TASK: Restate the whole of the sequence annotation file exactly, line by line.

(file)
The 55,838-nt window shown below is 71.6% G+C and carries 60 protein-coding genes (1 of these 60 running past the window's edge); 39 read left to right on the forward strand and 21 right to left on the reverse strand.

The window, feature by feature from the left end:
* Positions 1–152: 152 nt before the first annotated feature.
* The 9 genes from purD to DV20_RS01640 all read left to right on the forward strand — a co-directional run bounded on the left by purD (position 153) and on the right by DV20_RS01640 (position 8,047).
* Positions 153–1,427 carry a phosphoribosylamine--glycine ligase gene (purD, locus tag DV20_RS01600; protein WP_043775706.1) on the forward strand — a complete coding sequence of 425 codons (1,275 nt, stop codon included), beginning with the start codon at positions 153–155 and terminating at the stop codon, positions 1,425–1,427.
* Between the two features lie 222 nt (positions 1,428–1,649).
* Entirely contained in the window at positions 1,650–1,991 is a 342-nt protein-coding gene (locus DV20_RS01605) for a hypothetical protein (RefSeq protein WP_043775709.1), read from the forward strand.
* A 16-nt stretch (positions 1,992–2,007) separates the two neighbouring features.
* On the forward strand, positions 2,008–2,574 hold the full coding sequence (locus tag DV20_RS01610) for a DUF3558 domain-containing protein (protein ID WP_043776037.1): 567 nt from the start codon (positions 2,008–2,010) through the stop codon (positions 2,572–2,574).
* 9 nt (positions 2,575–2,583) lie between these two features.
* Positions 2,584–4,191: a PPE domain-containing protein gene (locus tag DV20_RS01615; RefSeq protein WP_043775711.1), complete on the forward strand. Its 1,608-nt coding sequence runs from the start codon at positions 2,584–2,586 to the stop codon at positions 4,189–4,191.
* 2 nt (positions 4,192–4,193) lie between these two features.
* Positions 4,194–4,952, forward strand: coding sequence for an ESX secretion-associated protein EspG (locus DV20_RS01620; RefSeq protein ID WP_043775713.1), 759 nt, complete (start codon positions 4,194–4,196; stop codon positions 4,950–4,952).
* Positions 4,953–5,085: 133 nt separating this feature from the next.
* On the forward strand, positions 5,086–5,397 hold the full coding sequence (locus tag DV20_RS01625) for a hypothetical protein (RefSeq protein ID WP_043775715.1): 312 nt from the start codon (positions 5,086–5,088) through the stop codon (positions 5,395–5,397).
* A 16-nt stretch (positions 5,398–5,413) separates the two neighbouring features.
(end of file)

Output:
The 55,838-nt window shown below is 71.6% G+C and carries 60 protein-coding genes (1 of these 60 running past the window's edge); 39 read left to right on the forward strand and 21 right to left on the reverse strand.

The window, feature by feature from the left end:
* Positions 1–152: 152 nt before the first annotated feature.
* The 9 genes from purD to DV20_RS01640 all read left to right on the forward strand — a co-directional run bounded on the left by purD (position 153) and on the right by DV20_RS01640 (position 8,047).
* Positions 153–1,427 carry a phosphoribosylamine--glycine ligase gene (purD, locus tag DV20_RS01600; protein WP_043775706.1) on the forward strand — a complete coding sequence of 425 codons (1,275 nt, stop codon included), beginning with the start codon at positions 153–155 and terminating at the stop codon, positions 1,425–1,427.
* Between the two features lie 222 nt (positions 1,428–1,649).
* Entirely contained in the window at positions 1,650–1,991 is a 342-nt protein-coding gene (locus DV20_RS01605) for a hypothetical protein (RefSeq protein WP_043775709.1), read from the forward strand.
* A 16-nt stretch (positions 1,992–2,007) separates the two neighbouring features.
* On the forward strand, positions 2,008–2,574 hold the full coding sequence (locus tag DV20_RS01610) for a DUF3558 domain-containing protein (protein ID WP_043776037.1): 567 nt from the start codon (positions 2,008–2,010) through the stop codon (positions 2,572–2,574).
* 9 nt (positions 2,575–2,583) lie between these two features.
* Positions 2,584–4,191: a PPE domain-containing protein gene (locus tag DV20_RS01615; RefSeq protein WP_043775711.1), complete on the forward strand. Its 1,608-nt coding sequence runs from the start codon at positions 2,584–2,586 to the stop codon at positions 4,189–4,191.
* 2 nt (positions 4,192–4,193) lie between these two features.
* Positions 4,194–4,952, forward strand: coding sequence for an ESX secretion-associated protein EspG (locus DV20_RS01620; RefSeq protein ID WP_043775713.1), 759 nt, complete (start codon positions 4,194–4,196; stop codon positions 4,950–4,952).
* Positions 4,953–5,085: 133 nt separating this feature from the next.
* On the forward strand, positions 5,086–5,397 hold the full coding sequence (locus tag DV20_RS01625) for a hypothetical protein (RefSeq protein ID WP_043775715.1): 312 nt from the start codon (positions 5,086–5,088) through the stop codon (positions 5,395–5,397).
* A 16-nt stretch (positions 5,398–5,413) separates the two neighbouring features.